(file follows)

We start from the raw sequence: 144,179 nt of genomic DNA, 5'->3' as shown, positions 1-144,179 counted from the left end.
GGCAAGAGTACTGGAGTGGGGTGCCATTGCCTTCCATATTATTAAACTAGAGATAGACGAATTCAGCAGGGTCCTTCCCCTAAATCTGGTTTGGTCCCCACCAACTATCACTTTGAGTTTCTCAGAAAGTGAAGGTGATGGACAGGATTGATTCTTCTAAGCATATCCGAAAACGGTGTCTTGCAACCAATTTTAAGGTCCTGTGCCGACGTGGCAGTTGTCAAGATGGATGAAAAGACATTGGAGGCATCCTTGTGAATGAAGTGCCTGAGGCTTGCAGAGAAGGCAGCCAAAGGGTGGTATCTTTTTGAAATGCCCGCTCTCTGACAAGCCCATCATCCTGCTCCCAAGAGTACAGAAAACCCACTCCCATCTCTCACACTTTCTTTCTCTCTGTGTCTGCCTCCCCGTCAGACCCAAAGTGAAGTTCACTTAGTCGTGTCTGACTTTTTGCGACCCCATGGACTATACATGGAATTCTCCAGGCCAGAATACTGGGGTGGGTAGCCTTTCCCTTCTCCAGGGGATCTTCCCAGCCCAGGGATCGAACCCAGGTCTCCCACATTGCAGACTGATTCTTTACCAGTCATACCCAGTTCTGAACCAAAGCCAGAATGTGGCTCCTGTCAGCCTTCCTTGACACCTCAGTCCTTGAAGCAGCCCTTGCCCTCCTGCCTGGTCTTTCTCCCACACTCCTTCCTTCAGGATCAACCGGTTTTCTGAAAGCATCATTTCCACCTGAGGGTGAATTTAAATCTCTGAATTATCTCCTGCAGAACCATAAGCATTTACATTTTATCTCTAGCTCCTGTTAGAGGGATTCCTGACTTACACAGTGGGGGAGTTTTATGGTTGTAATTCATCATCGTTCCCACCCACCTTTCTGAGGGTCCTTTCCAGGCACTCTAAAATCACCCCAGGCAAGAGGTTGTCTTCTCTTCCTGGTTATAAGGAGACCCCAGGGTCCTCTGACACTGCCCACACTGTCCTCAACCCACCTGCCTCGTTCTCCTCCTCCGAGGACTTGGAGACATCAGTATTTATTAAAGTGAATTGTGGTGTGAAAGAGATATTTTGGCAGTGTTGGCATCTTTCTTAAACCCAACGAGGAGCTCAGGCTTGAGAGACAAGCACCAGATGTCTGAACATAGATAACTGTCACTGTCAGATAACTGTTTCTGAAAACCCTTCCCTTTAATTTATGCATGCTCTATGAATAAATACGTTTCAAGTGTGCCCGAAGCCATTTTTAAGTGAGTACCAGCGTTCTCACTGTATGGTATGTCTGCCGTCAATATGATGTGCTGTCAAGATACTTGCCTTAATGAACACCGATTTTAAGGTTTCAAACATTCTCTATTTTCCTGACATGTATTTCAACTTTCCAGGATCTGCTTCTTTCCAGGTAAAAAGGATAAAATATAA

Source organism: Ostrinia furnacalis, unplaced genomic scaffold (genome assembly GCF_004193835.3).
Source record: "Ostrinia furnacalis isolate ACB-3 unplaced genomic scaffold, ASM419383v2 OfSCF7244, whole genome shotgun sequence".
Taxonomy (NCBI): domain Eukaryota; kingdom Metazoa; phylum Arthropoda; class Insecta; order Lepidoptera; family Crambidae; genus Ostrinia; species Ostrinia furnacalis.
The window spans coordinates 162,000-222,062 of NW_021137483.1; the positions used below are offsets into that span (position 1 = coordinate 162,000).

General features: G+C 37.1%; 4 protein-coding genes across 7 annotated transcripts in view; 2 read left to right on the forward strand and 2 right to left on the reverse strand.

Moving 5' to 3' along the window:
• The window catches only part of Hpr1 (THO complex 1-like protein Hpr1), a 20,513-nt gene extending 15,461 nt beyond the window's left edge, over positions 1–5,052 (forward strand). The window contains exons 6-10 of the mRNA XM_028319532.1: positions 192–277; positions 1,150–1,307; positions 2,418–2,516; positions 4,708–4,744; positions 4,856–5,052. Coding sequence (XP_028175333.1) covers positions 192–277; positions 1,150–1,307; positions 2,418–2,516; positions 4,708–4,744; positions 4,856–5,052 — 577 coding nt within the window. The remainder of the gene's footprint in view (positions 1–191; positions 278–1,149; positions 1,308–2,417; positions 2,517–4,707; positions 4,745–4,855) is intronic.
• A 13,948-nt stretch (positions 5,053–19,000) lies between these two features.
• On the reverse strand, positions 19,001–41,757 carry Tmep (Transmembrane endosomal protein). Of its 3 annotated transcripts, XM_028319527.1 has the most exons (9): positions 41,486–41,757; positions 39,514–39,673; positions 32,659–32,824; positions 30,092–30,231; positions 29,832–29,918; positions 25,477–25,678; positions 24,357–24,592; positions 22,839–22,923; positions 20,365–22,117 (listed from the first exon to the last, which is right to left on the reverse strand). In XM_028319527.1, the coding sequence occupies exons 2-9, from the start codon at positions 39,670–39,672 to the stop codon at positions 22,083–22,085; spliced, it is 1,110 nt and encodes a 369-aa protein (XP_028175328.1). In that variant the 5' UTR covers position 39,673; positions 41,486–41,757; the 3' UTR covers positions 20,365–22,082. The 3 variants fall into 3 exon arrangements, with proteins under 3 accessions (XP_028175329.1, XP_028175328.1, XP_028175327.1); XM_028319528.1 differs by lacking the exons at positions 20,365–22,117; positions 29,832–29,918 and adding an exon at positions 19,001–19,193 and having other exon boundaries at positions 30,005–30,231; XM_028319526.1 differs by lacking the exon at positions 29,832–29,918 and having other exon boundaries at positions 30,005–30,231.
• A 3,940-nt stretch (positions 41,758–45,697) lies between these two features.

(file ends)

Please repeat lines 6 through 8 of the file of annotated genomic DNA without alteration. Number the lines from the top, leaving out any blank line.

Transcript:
The window spans coordinates 162,000-222,062 of NW_021137483.1; the positions used below are offsets into that span (position 1 = coordinate 162,000).

General features: G+C 37.1%; 4 protein-coding genes across 7 annotated transcripts in view; 2 read left to right on the forward strand and 2 right to left on the reverse strand.

Moving 5' to 3' along the window: